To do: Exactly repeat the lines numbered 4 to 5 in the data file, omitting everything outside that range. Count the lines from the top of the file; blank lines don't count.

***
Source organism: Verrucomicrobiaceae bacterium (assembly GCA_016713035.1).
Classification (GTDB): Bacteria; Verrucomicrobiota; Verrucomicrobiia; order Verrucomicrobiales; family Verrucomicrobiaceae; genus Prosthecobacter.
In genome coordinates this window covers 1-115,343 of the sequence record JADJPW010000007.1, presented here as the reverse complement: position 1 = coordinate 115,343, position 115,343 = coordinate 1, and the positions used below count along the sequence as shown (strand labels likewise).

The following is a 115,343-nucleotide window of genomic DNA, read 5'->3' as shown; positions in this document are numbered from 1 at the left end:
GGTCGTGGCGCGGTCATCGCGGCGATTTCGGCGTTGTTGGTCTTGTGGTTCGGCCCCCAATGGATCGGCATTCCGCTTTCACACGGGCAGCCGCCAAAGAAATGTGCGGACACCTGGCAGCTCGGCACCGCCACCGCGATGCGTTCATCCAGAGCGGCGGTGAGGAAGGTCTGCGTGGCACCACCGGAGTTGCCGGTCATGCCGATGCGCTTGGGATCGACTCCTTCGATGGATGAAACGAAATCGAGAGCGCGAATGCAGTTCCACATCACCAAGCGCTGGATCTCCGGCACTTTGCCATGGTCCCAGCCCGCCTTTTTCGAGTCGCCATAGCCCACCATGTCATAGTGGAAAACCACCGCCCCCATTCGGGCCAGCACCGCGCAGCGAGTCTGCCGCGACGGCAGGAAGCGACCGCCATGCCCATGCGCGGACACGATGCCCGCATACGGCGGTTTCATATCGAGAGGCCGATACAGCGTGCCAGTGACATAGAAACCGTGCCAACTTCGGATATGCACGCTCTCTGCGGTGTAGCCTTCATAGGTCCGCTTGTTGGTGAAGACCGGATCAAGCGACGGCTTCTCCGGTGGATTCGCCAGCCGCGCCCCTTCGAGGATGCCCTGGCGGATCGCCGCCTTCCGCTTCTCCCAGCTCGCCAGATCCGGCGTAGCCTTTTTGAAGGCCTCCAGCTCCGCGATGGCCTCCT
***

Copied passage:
The following is a 115,343-nucleotide window of genomic DNA, read 5'->3' as shown; positions in this document are numbered from 1 at the left end:
GGTCGTGGCGCGGTCATCGCGGCGATTTCGGCGTTGTTGGTCTTGTGGTTCGGCCCCCAATGGATCGGCATTCCGCTTTCACACGGGCAGCCGCCAAAGAAATGTGCGGACACCTGGCAGCTCGGCACCGCCACCGCGATGCGTTCATCCAGAGCGGCGGTGAGGAAGGTCTGCGTGGCACCACCGGAGTTGCCGGTCATGCCGATGCGCTTGGGATCGACTCCTTCGATGGATGAAACGAAATCGAGAGCGCGAATGCAGTTCCACATCACCAAGCGCTGGATCTCCGGCACTTTGCCATGGTCCCAGCCCGCCTTTTTCGAGTCGCCATAGCCCACCATGTCATAGTGGAAAACCACCGCCCCCATTCGGGCCAGCACCGCGCAGCGAGTCTGCCGCGACGGCAGGAAGCGACCGCCATGCCCATGCGCGGACACGATGCCCGCATACGGCGGTTTCATATCGAGAGGCCGATACAGCGTGCCAGTGACATAGAAACCGTGCCAACTTCGGATATGCACGCTCTCTGCGGTGTAGCCTTCATAGGTCCGCTTGTTGGTGAAGACCGGATCAAGCGACGGCTTCTCCGGTGGATTCGCCAGCCGCGCCCCTTCGAGGATGCCCTGGCGGATCGCCGCCTTCCGCTTCTCCCAGCTCGCCAGATCCGGCGTAGCCTTTTTGAAGGCCTCCAGCTCCGCGATGGCCTCCT